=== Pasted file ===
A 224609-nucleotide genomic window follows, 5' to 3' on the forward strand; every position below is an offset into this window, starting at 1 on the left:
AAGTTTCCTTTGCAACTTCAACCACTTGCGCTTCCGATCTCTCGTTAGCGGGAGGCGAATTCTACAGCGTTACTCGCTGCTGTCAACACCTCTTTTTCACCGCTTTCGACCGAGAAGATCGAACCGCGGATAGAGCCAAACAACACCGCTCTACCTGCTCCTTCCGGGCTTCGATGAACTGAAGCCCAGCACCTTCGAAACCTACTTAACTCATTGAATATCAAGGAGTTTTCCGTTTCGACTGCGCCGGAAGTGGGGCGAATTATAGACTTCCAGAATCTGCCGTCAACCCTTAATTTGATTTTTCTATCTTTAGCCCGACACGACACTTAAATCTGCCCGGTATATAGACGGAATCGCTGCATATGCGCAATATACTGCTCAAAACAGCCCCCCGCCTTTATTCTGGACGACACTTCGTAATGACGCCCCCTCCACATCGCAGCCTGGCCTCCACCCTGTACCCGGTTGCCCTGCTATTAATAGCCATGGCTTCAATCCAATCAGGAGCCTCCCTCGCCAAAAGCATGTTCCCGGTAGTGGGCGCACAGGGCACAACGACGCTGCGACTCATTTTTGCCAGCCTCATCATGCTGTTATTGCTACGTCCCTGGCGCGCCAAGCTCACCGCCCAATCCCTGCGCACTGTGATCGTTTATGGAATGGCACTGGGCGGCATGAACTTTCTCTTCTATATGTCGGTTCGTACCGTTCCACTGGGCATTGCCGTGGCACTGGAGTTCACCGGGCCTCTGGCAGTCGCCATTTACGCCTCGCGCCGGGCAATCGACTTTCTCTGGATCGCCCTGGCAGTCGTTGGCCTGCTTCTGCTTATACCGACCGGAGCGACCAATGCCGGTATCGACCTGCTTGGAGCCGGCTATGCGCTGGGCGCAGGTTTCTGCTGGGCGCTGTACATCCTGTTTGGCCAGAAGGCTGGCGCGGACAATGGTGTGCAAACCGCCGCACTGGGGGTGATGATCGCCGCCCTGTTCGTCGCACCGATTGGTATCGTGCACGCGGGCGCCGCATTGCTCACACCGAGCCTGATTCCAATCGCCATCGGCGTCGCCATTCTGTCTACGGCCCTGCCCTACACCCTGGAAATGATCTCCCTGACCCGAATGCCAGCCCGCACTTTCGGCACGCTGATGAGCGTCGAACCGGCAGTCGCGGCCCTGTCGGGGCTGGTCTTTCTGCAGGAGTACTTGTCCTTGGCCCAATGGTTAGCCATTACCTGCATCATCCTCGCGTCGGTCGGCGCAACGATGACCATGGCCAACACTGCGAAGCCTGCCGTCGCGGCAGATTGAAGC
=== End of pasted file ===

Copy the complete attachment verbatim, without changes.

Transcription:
A 224609-nucleotide genomic window follows, 5' to 3' on the forward strand; every position below is an offset into this window, starting at 1 on the left:
AAGTTTCCTTTGCAACTTCAACCACTTGCGCTTCCGATCTCTCGTTAGCGGGAGGCGAATTCTACAGCGTTACTCGCTGCTGTCAACACCTCTTTTTCACCGCTTTCGACCGAGAAGATCGAACCGCGGATAGAGCCAAACAACACCGCTCTACCTGCTCCTTCCGGGCTTCGATGAACTGAAGCCCAGCACCTTCGAAACCTACTTAACTCATTGAATATCAAGGAGTTTTCCGTTTCGACTGCGCCGGAAGTGGGGCGAATTATAGACTTCCAGAATCTGCCGTCAACCCTTAATTTGATTTTTCTATCTTTAGCCCGACACGACACTTAAATCTGCCCGGTATATAGACGGAATCGCTGCATATGCGCAATATACTGCTCAAAACAGCCCCCCGCCTTTATTCTGGACGACACTTCGTAATGACGCCCCCTCCACATCGCAGCCTGGCCTCCACCCTGTACCCGGTTGCCCTGCTATTAATAGCCATGGCTTCAATCCAATCAGGAGCCTCCCTCGCCAAAAGCATGTTCCCGGTAGTGGGCGCACAGGGCACAACGACGCTGCGACTCATTTTTGCCAGCCTCATCATGCTGTTATTGCTACGTCCCTGGCGCGCCAAGCTCACCGCCCAATCCCTGCGCACTGTGATCGTTTATGGAATGGCACTGGGCGGCATGAACTTTCTCTTCTATATGTCGGTTCGTACCGTTCCACTGGGCATTGCCGTGGCACTGGAGTTCACCGGGCCTCTGGCAGTCGCCATTTACGCCTCGCGCCGGGCAATCGACTTTCTCTGGATCGCCCTGGCAGTCGTTGGCCTGCTTCTGCTTATACCGACCGGAGCGACCAATGCCGGTATCGACCTGCTTGGAGCCGGCTATGCGCTGGGCGCAGGTTTCTGCTGGGCGCTGTACATCCTGTTTGGCCAGAAGGCTGGCGCGGACAATGGTGTGCAAACCGCCGCACTGGGGGTGATGATCGCCGCCCTGTTCGTCGCACCGATTGGTATCGTGCACGCGGGCGCCGCATTGCTCACACCGAGCCTGATTCCAATCGCCATCGGCGTCGCCATTCTGTCTACGGCCCTGCCCTACACCCTGGAAATGATCTCCCTGACCCGAATGCCAGCCCGCACTTTCGGCACGCTGATGAGCGTCGAACCGGCAGTCGCGGCCCTGTCGGGGCTGGTCTTTCTGCAGGAGTACTTGTCCTTGGCCCAATGGTTAGCCATTACCTGCATCATCCTCGCGTCGGTCGGCGCAACGATGACCATGGCCAACACTGCGAAGCCTGCCGTCGCGGCAGATTGAAGC